The thermal charger is a demonstration application that stores energy harvested from waste heat using thermoelectrics to enable an alternative energy source for autonomous applications. The thermal charger has the ability to continuously recharge the IPS THINERGY™ Micro-Energy Cell (MEC) using an eTEG thermoelectric power generator from Nextreme. Thin-film thermoelectric technology enables thermal charging where energy scavenging from thermal sources is combined with solid-state, rechargeable thin-film battery technology to provide an alternative energy source for a variety of autonomous, self-powered applications.
The prototype thermal charger uses an array of 16 HV14 modules in power generation mode to provide the 4.1 volts of electricity needed to charge the MEC to a fully charged state in approximately 20 minutes. At only 0.5 millimeters high and each smaller than a sunflower seed, four of these tiny HV14 power generators can replace a AA battery. A demonstration video can be viewed at www.nextreme.com/thermalcharger.
Nextreme’s eTEG™ HV14 has demonstrated output power levels of >16mW at ΔT of 70°C and >45mW at ΔT of 120°C. With modules measuring just 1.8mm x 1.5mm, the eTEG HV14 has corresponding output power densities of ~ 0.6 and 1.6W/cm². Nextreme’s eTEG devices generate electricity via the Seebeck Effect, where an electrical current is produced from a temperature gradient across the device.
THINERGY MECs are the world’s most powerful batteries for their size and outperform all other micro-batteries (rechargeable and primary), including lithium coin cells, printed batteries and all other thin-film batteries. Unlike conventional batteries, these ultra-thin and rechargeable MECs can be solder attached directly to printed circuit boards (PCBs), or deeply embedded (buried) within the layers of a PCB. The MECs can also be embedded into integrated circuit (IC) packaging and multi-chip modules, as well as systems in package. The THINERGY MEC is provided to supply stored energy for use by the application during periods when the heat source is not available or is intermittent.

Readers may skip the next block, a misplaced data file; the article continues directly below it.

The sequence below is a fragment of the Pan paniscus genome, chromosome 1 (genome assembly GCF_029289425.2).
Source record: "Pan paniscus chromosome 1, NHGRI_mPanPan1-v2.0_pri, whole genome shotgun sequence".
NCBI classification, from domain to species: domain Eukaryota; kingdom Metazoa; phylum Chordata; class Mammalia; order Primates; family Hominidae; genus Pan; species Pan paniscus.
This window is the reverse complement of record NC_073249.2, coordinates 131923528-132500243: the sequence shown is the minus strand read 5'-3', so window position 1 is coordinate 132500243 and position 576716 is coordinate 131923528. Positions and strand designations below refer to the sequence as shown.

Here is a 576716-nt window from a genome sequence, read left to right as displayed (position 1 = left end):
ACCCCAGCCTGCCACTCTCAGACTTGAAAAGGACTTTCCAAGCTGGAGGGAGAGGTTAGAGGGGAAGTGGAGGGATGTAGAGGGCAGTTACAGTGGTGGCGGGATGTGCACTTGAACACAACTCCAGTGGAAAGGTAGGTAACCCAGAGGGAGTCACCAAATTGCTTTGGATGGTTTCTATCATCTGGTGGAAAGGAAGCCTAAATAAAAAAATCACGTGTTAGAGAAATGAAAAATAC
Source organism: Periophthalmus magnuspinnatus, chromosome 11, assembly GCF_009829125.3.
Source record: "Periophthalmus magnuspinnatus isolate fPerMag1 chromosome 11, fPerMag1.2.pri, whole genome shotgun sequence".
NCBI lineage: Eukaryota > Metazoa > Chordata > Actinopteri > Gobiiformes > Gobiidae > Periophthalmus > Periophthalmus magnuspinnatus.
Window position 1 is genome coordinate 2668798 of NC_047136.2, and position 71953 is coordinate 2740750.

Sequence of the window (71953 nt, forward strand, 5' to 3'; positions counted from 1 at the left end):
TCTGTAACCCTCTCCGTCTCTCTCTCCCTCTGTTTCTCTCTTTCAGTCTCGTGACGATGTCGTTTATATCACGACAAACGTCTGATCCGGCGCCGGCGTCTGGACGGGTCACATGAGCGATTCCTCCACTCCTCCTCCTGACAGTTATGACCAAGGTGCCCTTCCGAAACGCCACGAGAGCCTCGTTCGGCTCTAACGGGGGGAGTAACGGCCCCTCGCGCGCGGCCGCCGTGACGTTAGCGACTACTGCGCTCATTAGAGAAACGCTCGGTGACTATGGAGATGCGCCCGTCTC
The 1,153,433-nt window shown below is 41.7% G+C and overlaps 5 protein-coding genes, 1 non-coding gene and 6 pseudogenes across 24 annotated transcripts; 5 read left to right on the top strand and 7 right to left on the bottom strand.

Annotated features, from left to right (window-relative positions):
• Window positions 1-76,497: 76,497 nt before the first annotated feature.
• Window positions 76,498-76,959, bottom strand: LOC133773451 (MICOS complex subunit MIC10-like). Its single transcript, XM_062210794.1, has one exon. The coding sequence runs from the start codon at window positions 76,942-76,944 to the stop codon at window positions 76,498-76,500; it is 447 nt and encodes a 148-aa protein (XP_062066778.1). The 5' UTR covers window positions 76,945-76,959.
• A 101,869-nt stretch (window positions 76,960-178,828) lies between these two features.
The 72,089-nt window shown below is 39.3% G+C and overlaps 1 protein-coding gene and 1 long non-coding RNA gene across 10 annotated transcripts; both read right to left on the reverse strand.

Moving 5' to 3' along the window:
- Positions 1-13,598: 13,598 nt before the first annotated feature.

Applications for thermal charging from waste heat include scavenging heat from a solar panel as a supplemental source of electricity, using heat produced by an engine during combustion to charge a battery, or providing power for a remote sensor.
THINERGY MECs are the ideal energy storage solution for autonomous, self-powered sensor networks. The solution substantially increases product lifetimes in the field and reduces the total cost of ownership by eliminating the prohibitive cost of battery replacement. Thermal charging ensures “instant on” power solutions based on energy harvesting, dramatically reduces the size of the power supply required, and enhances the performance of embedded devices for decades of maintenance-free operation.
More information on the eTEG HV14 power generator can be found at www.nextreme.com/power.
More information on the THINERGY Micro Energy Cell product line from Infinite Power Solutions can be found at http://www.infinitepowersolutions.com/product/thinergy. Contact IPS at 11149 Bradford Road, Littleton, Colorado 80127 or call (303) 749-4754.